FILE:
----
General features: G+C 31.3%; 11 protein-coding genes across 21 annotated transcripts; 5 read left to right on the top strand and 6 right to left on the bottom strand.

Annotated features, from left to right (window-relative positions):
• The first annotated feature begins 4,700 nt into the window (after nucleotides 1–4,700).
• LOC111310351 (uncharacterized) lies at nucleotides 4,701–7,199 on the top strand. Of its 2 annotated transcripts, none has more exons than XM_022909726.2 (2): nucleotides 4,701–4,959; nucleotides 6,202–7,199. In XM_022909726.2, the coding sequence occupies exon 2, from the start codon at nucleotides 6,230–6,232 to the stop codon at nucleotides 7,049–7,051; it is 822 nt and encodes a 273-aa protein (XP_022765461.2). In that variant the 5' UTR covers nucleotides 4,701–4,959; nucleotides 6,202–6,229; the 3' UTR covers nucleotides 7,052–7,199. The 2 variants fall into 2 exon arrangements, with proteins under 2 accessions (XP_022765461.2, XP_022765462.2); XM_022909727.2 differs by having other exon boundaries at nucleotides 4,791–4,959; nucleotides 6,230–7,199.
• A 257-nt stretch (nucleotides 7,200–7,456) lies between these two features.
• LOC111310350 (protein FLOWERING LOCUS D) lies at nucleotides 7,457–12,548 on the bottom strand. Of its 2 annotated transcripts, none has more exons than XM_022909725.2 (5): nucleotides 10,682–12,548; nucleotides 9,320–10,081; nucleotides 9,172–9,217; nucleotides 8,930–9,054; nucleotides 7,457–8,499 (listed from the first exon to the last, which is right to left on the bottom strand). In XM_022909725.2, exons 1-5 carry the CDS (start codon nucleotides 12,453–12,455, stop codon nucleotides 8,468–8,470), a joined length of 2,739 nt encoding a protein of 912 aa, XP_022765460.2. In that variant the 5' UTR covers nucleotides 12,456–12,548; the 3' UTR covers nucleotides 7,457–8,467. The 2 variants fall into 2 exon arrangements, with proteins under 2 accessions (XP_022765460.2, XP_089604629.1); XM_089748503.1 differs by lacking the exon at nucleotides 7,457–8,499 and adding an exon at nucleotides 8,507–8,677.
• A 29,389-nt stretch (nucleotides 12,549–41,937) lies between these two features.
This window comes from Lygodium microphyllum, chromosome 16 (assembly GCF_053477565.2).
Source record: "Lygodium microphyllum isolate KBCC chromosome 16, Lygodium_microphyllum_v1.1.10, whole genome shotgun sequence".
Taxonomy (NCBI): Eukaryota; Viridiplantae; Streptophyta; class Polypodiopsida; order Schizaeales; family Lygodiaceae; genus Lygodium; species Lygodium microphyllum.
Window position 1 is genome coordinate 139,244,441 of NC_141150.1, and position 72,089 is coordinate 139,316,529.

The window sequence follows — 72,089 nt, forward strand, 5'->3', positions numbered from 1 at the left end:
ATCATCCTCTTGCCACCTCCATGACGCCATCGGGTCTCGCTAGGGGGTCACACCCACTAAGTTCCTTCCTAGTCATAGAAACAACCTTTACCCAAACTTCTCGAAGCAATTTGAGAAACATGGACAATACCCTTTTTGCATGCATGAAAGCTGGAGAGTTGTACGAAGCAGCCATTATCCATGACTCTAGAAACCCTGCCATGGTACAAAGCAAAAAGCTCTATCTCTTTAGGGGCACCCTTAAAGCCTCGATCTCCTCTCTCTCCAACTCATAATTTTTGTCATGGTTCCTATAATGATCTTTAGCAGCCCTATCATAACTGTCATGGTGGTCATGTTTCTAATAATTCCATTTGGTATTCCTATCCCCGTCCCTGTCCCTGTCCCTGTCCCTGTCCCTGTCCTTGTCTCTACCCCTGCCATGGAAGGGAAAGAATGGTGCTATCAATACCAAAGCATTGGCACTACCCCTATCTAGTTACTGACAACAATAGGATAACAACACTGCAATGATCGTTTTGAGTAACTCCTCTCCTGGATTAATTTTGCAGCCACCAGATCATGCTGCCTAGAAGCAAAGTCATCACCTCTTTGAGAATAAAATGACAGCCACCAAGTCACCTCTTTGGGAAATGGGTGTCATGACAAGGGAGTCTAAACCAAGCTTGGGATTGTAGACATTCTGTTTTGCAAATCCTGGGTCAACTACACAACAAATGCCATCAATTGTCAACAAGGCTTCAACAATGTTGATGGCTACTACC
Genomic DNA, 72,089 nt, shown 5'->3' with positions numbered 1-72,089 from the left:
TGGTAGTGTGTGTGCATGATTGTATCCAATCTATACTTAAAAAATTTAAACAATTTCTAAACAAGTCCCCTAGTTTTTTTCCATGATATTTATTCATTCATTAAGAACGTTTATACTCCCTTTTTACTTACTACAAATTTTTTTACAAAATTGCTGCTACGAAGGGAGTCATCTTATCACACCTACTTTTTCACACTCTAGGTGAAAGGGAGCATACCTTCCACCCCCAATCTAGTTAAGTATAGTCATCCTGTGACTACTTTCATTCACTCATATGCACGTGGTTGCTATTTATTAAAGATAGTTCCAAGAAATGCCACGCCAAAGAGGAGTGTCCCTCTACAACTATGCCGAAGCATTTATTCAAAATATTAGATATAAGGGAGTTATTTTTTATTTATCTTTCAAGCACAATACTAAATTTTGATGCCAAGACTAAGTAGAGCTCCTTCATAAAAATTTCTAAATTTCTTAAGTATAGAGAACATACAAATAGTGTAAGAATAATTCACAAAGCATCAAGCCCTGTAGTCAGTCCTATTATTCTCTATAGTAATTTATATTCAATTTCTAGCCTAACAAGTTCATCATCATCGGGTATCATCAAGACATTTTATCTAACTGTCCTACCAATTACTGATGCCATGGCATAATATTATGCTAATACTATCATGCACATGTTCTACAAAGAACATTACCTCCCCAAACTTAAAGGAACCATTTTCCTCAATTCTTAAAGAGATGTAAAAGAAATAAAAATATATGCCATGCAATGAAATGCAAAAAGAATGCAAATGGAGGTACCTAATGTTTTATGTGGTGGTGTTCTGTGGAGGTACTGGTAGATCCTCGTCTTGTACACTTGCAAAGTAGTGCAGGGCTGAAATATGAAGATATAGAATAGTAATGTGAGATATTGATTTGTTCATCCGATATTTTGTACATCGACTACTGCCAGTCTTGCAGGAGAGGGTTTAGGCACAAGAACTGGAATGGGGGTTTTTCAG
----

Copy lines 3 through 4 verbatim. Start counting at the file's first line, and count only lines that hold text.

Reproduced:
• The first annotated feature begins 4,700 nt into the window (after nucleotides 1–4,700).
• LOC111310351 (uncharacterized) lies at nucleotides 4,701–7,199 on the top strand. Of its 2 annotated transcripts, none has more exons than XM_022909726.2 (2): nucleotides 4,701–4,959; nucleotides 6,202–7,199. In XM_022909726.2, the coding sequence occupies exon 2, from the start codon at nucleotides 6,230–6,232 to the stop codon at nucleotides 7,049–7,051; it is 822 nt and encodes a 273-aa protein (XP_022765461.2). In that variant the 5' UTR covers nucleotides 4,701–4,959; nucleotides 6,202–6,229; the 3' UTR covers nucleotides 7,052–7,199. The 2 variants fall into 2 exon arrangements, with proteins under 2 accessions (XP_022765461.2, XP_022765462.2); XM_022909727.2 differs by having other exon boundaries at nucleotides 4,791–4,959; nucleotides 6,230–7,199.